Because this is a real issue, we really treated it like a problem we’d been contracted to solve by a company. This meant working towards a final solution outlined in an extensive written proposal that we could present to Randstad.
I chose to work on this issue because, I think like a lot of students, I was a bit nervous about entering the job market and wanted to learn as much as I could about recruitment and the world of work.
I actually found in during my ICPU and internship, that the whole ‘arts students can’t get a job’ myth couldn’t be further from the truth. Knowing what I know now - that arts degrees are among the most employable - has been a massive weight off my shoulders for post-graduation.
Coming into the ICPU, I won’t lie, I thought maybe we’d meet with Randstad once for a couple of minutes and then be sent off on our own. What happened was actually the opposite, they were very involved.
From the very first time we got to meet them, we were in their office, talking with their senior leaders (including the CEO!). I was surprised by how much they wanted to know about us as students and what our opinions were, and not just on the issue we’d been tasked with solving. After that initial meeting we caught up with them again and were encouraged to get in touch whenever we wanted.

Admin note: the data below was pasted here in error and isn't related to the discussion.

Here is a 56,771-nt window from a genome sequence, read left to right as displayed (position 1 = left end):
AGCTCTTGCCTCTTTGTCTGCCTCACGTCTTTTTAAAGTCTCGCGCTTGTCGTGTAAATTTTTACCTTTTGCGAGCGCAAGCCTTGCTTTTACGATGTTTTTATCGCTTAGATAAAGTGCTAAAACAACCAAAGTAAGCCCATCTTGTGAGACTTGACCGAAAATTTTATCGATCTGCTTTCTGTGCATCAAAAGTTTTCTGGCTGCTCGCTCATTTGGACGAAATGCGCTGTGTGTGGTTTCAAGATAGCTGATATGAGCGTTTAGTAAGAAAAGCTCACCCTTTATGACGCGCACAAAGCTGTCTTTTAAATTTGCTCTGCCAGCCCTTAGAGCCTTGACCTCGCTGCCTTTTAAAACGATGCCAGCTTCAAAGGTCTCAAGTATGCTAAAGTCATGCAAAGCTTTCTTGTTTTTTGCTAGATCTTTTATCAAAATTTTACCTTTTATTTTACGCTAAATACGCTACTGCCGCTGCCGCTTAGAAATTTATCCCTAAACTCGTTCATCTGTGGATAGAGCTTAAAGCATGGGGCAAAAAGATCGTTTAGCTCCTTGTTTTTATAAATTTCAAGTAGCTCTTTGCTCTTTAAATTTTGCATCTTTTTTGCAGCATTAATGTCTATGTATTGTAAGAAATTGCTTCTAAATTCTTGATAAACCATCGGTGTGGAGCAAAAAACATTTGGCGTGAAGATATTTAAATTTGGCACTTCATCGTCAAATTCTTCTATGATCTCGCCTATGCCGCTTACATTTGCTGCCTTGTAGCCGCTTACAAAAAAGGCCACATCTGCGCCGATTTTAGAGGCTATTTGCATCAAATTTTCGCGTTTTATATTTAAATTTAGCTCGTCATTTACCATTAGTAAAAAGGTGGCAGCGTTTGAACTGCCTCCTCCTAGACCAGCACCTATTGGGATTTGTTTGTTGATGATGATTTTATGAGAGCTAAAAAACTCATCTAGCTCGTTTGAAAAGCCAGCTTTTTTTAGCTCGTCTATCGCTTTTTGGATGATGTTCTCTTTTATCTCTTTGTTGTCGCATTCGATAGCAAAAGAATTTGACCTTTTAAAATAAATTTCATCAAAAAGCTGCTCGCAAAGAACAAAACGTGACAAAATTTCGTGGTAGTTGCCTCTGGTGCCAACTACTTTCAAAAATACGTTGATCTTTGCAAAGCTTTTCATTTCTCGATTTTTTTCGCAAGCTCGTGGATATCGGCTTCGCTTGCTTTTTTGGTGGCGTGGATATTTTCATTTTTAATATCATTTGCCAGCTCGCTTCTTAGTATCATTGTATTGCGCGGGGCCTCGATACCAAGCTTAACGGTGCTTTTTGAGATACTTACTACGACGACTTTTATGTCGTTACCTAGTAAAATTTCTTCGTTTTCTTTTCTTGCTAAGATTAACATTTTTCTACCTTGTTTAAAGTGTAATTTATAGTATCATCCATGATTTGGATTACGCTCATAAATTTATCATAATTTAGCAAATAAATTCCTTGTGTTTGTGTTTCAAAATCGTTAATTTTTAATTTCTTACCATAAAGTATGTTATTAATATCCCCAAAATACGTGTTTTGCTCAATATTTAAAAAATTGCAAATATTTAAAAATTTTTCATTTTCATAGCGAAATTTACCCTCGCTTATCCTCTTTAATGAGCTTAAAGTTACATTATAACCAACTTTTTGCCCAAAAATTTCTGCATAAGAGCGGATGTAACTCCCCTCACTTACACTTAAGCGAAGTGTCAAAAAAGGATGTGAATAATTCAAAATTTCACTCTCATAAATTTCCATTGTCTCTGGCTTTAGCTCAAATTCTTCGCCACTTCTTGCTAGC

The final meeting where we got to present our solution was amazing, not just because we got to see all our hard work coming together but because our insights were treated as legitimate and valuable.
The CEO was there again, along with marketing and tech department leaders (the same leaders who'd checked in with us throughout the whole ICPU) to ask us questions and just generally prompt our own self-reflection. It was like a much friendlier version of Shark Tank.
I actually got invited to apply for my internship at the last meeting with Randstad when we presented our solution.
One of my team members was talking to the Head of Communications at Randstad and recommended me and I got in on the conversation. I sent through my resume, had an interview, used my ICPU coordinator Mel as a reference and got it.
I was a bit unsure coming in because I'd never had any strict communications experience, but the effort I put into the ICPU helped me get through. Knowing how to write, as an arts student, didn't hurt either.
Part of the work I did was internal comms and other parts were external comms. I worked on building content planners, writing content (mostly blogs and video interviews), copy-writing company-wide content, managing Randstad's social media channels, reviewing SEO reports and creating content performance reviews, among many other things.
Industry and Community Project Units (ICPUs) are units that provide you with the opportunity to work on authentic problems and issues set out by industry, community and government organisations. Click here to find out more.
As the workforce trends towards soft skills, we caught up with three Bachelor of Arts students who brought their communication and problem-solving abilities to bear while interning at Amnesty International, Macquarie Dictionary and the European Australian Business Council.